Set Us All Free
Once upon a time I was very ashamed of my child’s addiction. I was ashamed of him for what he was doing, and I was ashamed of me for being a lousy enough mom to have caused it. I was afraid of what people would think of us, of what they would say. I was afraid of the looks and the whispers, so I kept quiet about what was happening in my family. I hid the shameful secret, dying a little bit inside every day.
Until the day I realized this approach was stupid.
Once I shed my shame—once I began to say out loud that my child suffers from the disease of addiction—people around me were, for the most part, warm and supportive. They were generous with their kind words, extra hugs, and efforts toward understanding. As for those who weren’t supportive, well that just wasn’t my problem. The truth set me free. The truth set us all free.
Once the truth was out in the light where it belonged, so, too, were life’s most golden friends and the conversation.
“I could talk until my mouth is dry and my lungs are empty, but I know that you will never be able to fully understand this pain unless you have to go through it yourself one day. And I sincerely hope that never happens.” ~Anonymous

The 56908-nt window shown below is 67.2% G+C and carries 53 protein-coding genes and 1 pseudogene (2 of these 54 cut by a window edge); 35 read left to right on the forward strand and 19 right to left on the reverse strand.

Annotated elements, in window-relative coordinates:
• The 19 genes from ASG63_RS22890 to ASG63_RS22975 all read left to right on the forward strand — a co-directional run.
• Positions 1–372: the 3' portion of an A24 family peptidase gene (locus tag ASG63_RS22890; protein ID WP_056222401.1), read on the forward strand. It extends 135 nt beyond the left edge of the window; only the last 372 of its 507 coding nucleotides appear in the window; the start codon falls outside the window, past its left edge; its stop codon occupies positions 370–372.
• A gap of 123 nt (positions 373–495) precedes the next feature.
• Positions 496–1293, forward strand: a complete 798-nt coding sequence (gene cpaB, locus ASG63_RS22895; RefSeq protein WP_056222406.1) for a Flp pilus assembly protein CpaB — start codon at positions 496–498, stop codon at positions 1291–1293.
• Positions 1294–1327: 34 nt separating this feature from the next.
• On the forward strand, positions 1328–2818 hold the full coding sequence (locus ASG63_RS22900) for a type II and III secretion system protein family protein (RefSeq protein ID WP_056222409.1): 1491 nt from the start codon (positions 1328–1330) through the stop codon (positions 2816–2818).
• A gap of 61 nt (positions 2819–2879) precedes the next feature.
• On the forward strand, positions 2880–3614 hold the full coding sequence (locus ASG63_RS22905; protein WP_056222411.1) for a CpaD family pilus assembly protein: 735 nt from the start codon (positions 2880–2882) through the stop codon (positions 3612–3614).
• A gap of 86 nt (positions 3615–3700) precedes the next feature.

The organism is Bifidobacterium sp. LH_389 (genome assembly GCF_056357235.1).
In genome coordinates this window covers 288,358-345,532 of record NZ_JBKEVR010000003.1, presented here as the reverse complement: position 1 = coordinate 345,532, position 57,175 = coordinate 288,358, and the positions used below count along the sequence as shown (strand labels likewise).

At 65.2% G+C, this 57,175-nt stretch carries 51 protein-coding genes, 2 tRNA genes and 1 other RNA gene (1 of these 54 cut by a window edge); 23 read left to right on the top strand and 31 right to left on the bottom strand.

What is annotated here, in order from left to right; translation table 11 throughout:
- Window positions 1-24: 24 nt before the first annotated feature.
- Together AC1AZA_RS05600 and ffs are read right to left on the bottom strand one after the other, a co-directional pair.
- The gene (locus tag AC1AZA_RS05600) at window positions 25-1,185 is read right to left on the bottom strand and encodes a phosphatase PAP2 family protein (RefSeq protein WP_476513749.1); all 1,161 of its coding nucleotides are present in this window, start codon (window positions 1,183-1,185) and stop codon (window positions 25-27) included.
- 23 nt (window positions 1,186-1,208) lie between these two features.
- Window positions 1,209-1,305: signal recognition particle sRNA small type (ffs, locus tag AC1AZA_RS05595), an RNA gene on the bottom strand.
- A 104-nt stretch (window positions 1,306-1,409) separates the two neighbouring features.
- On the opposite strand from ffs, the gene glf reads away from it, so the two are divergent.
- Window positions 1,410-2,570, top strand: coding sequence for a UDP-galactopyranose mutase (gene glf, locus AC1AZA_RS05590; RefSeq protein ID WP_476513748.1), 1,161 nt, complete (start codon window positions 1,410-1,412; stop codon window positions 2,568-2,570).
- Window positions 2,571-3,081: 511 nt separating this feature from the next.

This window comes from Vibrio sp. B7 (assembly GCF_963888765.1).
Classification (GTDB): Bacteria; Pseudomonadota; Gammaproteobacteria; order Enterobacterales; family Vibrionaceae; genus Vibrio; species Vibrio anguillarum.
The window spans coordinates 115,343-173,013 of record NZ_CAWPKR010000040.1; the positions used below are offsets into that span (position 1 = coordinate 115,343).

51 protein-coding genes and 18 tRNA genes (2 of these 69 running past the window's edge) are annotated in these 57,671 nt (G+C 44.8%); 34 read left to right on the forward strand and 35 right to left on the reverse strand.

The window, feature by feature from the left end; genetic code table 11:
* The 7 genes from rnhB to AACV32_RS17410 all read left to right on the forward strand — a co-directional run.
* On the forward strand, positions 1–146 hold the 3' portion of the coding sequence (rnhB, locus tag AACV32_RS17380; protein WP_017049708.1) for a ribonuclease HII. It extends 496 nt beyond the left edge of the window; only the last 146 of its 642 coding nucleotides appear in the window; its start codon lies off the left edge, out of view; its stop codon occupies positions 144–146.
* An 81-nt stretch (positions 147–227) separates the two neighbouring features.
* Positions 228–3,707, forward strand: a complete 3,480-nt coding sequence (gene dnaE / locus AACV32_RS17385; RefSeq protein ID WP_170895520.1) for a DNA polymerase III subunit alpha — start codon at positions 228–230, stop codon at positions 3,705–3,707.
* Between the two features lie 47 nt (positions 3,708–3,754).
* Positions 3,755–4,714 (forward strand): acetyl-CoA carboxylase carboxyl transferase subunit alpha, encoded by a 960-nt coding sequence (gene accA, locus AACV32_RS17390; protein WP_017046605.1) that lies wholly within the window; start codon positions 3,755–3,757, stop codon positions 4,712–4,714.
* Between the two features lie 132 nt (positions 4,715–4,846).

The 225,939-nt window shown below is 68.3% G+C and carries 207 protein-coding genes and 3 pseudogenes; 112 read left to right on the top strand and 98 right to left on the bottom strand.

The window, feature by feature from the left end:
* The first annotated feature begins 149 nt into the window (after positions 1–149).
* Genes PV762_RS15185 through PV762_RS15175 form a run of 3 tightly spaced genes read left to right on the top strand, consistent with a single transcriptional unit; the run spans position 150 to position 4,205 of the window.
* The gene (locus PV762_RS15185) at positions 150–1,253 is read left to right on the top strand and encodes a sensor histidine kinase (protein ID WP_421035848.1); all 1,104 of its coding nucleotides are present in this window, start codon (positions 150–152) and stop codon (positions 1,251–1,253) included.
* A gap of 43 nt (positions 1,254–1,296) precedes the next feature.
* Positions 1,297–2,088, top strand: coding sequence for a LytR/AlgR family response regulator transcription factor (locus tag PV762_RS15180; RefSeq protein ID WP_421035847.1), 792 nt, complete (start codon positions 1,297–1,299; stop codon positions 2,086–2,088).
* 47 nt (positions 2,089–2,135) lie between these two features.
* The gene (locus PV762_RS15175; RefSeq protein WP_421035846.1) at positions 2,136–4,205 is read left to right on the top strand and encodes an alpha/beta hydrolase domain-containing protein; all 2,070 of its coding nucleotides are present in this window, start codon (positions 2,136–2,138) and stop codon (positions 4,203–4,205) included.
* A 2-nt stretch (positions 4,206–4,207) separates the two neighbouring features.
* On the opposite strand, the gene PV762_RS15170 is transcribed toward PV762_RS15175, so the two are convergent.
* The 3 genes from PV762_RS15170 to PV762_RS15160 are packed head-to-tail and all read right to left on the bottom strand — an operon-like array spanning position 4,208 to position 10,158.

Excerpt from Tending Dandelions: Honest Meditations for Mothers with Addicted Children by Sandy Swenson
“We may often feel fragile, but we are strong. And we are many.
We have the power to overpower the destruction that addiction spreads.”
Sandra Swenson is the author of The Joey Song: A Mother’s Story of Her Son’s Addiction (Central Recovery Press 2014), Tending Dandelions: Honest Meditations for Mothers with Addicted Children (Hazelden 2017), the Readings for Moms of Addicts app (Hazelden 2018), and her blog.
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